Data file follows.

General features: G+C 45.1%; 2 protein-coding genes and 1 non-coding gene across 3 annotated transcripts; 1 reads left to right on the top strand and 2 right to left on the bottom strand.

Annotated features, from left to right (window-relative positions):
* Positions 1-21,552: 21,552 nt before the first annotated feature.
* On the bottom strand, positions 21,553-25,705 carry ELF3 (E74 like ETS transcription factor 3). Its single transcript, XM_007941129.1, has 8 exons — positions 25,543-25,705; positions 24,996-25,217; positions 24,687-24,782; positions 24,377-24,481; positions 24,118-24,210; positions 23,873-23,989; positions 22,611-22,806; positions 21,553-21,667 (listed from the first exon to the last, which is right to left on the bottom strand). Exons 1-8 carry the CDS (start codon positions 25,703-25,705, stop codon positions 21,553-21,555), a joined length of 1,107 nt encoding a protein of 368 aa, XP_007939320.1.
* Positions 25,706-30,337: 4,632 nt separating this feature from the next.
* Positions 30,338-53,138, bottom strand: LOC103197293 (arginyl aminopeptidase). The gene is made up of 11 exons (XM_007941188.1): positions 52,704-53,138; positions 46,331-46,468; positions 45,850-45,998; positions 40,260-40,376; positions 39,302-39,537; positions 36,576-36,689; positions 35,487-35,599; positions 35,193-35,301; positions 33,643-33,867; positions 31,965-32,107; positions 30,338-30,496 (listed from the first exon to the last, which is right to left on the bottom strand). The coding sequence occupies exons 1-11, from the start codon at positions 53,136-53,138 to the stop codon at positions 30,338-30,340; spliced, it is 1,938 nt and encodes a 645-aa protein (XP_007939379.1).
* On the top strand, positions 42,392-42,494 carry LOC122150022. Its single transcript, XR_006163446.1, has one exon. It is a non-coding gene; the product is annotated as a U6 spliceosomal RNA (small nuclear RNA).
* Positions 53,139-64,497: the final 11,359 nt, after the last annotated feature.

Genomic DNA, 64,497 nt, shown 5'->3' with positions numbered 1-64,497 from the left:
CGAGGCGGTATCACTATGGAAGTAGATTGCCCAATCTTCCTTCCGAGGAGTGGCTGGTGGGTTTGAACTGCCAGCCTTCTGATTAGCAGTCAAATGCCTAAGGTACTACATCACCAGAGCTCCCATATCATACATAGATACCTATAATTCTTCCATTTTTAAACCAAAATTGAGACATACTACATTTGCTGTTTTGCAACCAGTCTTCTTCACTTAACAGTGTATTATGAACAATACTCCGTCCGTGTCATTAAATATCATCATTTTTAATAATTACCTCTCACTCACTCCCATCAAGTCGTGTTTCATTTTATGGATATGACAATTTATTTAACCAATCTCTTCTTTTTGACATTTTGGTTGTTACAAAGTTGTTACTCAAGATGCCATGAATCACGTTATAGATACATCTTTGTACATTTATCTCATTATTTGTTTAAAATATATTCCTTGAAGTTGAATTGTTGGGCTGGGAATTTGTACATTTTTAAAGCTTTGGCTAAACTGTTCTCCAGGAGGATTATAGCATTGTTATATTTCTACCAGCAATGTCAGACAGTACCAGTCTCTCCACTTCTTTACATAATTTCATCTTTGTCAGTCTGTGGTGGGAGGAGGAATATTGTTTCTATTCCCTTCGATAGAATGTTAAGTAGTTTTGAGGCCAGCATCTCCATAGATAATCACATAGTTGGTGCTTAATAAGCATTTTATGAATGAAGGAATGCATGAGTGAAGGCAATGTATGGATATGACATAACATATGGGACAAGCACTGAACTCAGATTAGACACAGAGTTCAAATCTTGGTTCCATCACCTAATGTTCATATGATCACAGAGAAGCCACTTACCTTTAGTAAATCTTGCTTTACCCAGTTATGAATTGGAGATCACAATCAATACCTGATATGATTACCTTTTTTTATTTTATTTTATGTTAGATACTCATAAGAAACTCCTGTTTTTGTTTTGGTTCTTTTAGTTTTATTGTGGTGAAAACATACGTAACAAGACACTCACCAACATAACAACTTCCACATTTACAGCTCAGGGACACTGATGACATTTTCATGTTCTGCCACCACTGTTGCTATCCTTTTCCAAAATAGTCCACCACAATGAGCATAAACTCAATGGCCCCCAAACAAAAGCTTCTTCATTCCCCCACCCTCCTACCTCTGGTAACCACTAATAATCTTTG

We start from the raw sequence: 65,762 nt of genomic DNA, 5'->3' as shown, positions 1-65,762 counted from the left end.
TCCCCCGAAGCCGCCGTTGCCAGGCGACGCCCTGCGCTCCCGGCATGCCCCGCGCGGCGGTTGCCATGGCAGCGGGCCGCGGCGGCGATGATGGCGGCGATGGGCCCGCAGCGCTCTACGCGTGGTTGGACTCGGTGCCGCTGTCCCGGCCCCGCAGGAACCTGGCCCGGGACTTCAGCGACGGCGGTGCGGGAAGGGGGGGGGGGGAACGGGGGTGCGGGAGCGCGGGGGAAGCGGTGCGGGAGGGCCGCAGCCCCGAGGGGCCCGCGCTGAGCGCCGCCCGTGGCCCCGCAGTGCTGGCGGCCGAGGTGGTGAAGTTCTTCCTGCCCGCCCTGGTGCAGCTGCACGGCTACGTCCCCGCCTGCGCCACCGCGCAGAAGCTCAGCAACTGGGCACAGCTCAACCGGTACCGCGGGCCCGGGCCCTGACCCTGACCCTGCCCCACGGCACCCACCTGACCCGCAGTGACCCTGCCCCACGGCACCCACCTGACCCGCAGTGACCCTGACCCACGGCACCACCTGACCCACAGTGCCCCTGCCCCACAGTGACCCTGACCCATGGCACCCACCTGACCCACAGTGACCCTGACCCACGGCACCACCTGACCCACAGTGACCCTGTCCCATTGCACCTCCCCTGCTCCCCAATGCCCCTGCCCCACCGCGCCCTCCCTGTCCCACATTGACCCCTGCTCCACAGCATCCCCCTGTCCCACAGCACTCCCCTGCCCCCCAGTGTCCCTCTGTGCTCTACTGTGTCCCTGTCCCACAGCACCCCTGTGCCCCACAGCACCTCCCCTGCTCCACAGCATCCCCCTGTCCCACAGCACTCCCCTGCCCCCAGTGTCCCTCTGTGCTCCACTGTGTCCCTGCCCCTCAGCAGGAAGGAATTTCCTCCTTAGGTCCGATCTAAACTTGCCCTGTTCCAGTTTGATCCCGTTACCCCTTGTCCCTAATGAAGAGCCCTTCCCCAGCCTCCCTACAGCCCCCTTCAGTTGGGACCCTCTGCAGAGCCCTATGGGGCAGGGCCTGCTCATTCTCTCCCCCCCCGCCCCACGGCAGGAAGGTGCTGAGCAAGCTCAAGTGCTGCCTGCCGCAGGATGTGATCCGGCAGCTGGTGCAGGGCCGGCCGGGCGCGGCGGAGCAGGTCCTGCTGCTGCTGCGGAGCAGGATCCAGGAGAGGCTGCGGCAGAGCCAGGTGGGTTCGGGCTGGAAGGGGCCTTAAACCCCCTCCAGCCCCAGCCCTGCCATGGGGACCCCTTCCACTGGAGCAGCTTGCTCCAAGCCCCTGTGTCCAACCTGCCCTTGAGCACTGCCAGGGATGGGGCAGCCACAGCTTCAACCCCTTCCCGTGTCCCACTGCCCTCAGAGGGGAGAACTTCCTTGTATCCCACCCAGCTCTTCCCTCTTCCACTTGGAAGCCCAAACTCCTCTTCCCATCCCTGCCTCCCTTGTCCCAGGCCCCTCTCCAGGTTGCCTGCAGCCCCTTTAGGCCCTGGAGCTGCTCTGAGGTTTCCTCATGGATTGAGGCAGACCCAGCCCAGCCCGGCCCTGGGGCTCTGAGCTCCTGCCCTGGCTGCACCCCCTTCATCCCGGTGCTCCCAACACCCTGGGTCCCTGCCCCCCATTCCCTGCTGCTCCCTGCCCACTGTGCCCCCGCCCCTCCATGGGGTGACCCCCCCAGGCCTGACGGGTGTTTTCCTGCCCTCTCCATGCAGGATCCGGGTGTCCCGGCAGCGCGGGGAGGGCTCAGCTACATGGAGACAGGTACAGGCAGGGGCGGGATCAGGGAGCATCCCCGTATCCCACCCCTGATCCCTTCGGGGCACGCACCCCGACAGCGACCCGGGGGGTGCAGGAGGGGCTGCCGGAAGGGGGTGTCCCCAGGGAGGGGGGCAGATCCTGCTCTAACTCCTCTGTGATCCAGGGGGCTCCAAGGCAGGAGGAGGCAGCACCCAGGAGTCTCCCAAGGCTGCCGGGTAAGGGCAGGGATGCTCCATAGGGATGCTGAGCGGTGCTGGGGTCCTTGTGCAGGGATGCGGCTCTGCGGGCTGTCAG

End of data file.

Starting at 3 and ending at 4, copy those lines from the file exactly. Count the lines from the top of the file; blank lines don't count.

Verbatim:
* Positions 1-21,552: 21,552 nt before the first annotated feature.
* On the bottom strand, positions 21,553-25,705 carry ELF3 (E74 like ETS transcription factor 3). Its single transcript, XM_007941129.1, has 8 exons — positions 25,543-25,705; positions 24,996-25,217; positions 24,687-24,782; positions 24,377-24,481; positions 24,118-24,210; positions 23,873-23,989; positions 22,611-22,806; positions 21,553-21,667 (listed from the first exon to the last, which is right to left on the bottom strand). Exons 1-8 carry the CDS (start codon positions 25,703-25,705, stop codon positions 21,553-21,555), a joined length of 1,107 nt encoding a protein of 368 aa, XP_007939320.1.